Detail of a Human-headed Winged Bull (Lamassu) in the Metropolitan Museum of Art, February 2008
Mesopotamia, Nimrud (ancient Kalhu)
Gift of John D. Rockefeller Jr., 1932 (32.143.1–.2)
From the ninth to the seventh century B.C., the kings of Assyria ruled over a vast empire centered in northern Iraq. The great Assyrian king Ashurnasirpal II (r. 883–859 B.C.) undertook a vast building program at Nimrud, ancient Kalhu. Until it became the capital city under Ashurnasirpal, Nimrud had been no more than a provincial town.
The new capital occupied an area of about nine hundred acres, around which Ashurnasirpal constructed a mudbrick wall that was 120 feet thick, 42 feet high, and five miles long. In the southwest corner of this enclosure was the acropolis, where the temples, palaces, and administrative offices of the empire were located. In 879 B.C. Ashurnasirpal held a festival for 69,574 people to celebrate the construction of the new capital, and the event was documented by an inscription that read: “…the happy people of all the lands together with the people of Kalhu—for ten days I feasted, wined, bathed, and honored them and sent them back to their home in peace and joy.”
The so-called Standard Inscription that ran across the surface of most of the reliefs described Ashurnasirpal’s palace: “I built thereon [a palace with] halls of cedar, cypress, juniper, boxwood, teak, terebinth, and tamarisk [?] as my royal dwelling and for the enduring leisure life of my lordship.” The inscription continues: “Beasts of the mountains and the seas, which I had fashioned out of white limestone and alabaster, I had set up in its gates. I made it [the palace] fittingly imposing.” Such limestone beasts are the human-headed, winged bull and lion pictured here. The horned cap attests to their divinity, and the belt signifies their power. The sculptor gave these guardian figures five legs so that they appear to be standing firmly when viewed from the front but striding forward when seen from the side. These lamassu protected and supported important doorways in Assyrian palaces.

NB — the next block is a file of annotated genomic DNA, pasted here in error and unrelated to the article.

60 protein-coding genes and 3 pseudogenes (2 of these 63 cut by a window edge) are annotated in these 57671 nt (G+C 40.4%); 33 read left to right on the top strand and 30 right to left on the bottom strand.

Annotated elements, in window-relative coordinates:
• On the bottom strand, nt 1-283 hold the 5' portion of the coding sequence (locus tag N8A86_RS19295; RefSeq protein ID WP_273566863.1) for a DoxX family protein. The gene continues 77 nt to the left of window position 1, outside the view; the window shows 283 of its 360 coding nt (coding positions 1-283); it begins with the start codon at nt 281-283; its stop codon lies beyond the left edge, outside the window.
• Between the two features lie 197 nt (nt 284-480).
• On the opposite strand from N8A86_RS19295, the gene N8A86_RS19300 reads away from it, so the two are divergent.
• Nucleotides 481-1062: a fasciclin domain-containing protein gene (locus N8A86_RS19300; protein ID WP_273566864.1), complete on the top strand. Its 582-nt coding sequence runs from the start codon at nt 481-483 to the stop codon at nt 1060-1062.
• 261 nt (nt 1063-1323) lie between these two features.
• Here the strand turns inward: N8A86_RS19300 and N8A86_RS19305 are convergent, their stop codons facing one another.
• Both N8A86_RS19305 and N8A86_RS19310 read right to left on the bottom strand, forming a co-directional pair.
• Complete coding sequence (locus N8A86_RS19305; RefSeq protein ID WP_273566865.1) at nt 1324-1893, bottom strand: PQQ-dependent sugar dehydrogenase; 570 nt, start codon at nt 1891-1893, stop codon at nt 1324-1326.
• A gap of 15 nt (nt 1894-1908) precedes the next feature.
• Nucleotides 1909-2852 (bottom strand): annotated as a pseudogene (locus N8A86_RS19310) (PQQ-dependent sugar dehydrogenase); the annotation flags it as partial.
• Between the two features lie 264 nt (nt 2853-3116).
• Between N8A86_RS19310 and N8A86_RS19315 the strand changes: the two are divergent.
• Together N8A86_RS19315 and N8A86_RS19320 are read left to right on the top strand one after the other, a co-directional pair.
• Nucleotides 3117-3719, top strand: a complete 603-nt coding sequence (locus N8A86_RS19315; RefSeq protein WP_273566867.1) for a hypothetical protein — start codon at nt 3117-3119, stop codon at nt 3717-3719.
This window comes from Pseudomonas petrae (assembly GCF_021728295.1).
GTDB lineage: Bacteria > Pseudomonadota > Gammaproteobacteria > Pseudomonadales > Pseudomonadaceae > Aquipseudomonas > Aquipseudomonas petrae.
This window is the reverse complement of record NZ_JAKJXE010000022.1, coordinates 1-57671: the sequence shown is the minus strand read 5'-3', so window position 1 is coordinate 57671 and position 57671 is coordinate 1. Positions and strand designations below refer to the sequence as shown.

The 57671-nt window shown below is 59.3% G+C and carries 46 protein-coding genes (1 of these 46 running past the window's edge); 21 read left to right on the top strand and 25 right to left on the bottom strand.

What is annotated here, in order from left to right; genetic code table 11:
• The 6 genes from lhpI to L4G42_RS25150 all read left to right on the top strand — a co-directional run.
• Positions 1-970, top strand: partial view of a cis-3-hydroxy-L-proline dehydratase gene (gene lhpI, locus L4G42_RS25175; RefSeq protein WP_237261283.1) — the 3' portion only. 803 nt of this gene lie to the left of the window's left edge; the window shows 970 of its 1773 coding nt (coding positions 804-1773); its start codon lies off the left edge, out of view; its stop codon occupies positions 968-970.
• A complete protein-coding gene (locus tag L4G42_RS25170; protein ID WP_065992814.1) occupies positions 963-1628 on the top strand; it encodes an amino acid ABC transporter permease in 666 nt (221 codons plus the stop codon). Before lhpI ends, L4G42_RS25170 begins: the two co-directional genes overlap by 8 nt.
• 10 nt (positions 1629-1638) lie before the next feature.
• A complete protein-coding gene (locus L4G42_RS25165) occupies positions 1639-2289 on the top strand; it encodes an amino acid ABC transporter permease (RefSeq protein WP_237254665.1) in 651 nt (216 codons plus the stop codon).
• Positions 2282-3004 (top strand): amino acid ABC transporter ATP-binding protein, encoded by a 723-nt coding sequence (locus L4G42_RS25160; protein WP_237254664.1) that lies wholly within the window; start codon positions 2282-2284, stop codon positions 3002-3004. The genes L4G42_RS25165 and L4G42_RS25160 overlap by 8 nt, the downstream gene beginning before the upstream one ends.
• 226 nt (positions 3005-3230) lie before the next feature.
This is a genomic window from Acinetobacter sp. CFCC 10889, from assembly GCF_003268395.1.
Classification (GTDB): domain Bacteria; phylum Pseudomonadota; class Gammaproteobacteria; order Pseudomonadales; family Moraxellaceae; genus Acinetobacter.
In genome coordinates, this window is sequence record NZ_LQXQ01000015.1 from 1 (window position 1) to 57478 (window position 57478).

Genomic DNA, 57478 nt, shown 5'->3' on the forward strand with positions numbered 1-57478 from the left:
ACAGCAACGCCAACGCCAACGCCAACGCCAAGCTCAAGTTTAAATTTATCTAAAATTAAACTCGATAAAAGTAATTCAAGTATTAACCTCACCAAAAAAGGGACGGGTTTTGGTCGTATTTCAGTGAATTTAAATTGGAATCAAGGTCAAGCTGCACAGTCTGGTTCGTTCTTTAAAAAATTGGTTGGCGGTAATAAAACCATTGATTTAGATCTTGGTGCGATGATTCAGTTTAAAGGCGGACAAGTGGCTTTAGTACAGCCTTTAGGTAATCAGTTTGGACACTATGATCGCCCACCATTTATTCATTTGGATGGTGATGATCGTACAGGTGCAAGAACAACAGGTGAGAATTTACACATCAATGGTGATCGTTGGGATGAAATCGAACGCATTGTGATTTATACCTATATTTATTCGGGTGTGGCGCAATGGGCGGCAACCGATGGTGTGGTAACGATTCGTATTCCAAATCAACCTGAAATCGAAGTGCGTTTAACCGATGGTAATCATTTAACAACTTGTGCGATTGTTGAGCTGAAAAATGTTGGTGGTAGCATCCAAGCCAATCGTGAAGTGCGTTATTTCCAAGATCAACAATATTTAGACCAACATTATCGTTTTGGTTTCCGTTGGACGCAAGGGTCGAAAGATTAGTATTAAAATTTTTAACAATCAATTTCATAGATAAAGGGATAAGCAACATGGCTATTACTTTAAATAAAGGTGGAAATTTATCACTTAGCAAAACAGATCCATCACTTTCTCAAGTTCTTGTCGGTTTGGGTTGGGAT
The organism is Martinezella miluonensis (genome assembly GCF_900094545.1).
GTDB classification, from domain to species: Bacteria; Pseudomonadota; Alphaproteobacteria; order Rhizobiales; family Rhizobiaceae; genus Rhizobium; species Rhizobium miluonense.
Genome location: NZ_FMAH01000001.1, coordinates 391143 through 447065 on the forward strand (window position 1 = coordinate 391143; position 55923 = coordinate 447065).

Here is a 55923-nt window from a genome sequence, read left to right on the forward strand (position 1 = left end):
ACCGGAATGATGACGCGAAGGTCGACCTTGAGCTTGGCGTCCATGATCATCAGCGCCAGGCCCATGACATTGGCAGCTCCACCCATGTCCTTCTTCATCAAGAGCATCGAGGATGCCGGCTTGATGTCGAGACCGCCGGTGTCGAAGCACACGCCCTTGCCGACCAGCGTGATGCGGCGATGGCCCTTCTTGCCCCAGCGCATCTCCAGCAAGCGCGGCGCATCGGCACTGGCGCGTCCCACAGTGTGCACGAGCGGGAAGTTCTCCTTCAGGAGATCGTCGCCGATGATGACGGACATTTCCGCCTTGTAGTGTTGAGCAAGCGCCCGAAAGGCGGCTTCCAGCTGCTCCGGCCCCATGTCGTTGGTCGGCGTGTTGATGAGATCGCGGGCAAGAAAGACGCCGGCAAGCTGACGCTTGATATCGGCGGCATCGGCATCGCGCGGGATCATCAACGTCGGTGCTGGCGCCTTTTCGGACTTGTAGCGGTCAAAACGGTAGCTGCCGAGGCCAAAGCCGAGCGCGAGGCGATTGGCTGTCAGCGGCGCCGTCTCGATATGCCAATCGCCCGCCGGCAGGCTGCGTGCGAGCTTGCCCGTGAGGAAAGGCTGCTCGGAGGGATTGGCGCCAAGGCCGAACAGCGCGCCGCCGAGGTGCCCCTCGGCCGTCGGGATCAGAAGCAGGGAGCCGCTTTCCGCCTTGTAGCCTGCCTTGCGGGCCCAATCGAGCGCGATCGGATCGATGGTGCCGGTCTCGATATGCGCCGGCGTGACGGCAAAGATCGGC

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| A bull-man from Khorsabad
|Lamassu: Babylonian protective demon with a bull’s body, eagle’s wings, and a human head.The name lamassu is problematic. The Sumerian word lama, which is rendered in Akkadian as lamassu, refers to a protective deity, who is usually female. She is often shown as a standing figure that introduces guests to another god. Her male counterpart is called alad or, in Akkadian, šêdu.During the Neo-Assyrian Empire (c.883-612), monumental bulls, often with wings and always with human heads, were placed as gateway guardians at the entrances of royal palaces. The general idea behind them was that they warded off evil. (In jargon: they were apotropaic figures.) Usually, they have five legs. Lion-bodied protective deities are also known, and are usually called “sphinxes”.|
| Two lamassu’s in the Gate of
All Nations, Persepolis)
|These monumental statues were called aladlammû (’protective spirit’) or lamassu, which means that the original female word was now applied for a rather macho demon. In one modern interpretation, they combine the strength of a bull, the freedom of an eagle, and the intelligence of a human being. Female lamassu’s are called apsasû.Lammasu’s are also known from the palaces of the Achaemenid kings. Those in Pasargadae have now disappeared, but in Persepolis, we can still see them in the Gate of all nations. The hoofs are visible in the Unfinished gate; in the building that is identified as either a Council Hall or a Tripylon (”triple gate”), lamassu’s served as the capitals of columns.It would be interesting if we could establish a link between the Asian bull-man lamassu and the Greek bull-man Minotauros, although the first one has a man’s head and a bull’s body, and the Minotaur has a man’s body and a bull’s head.|
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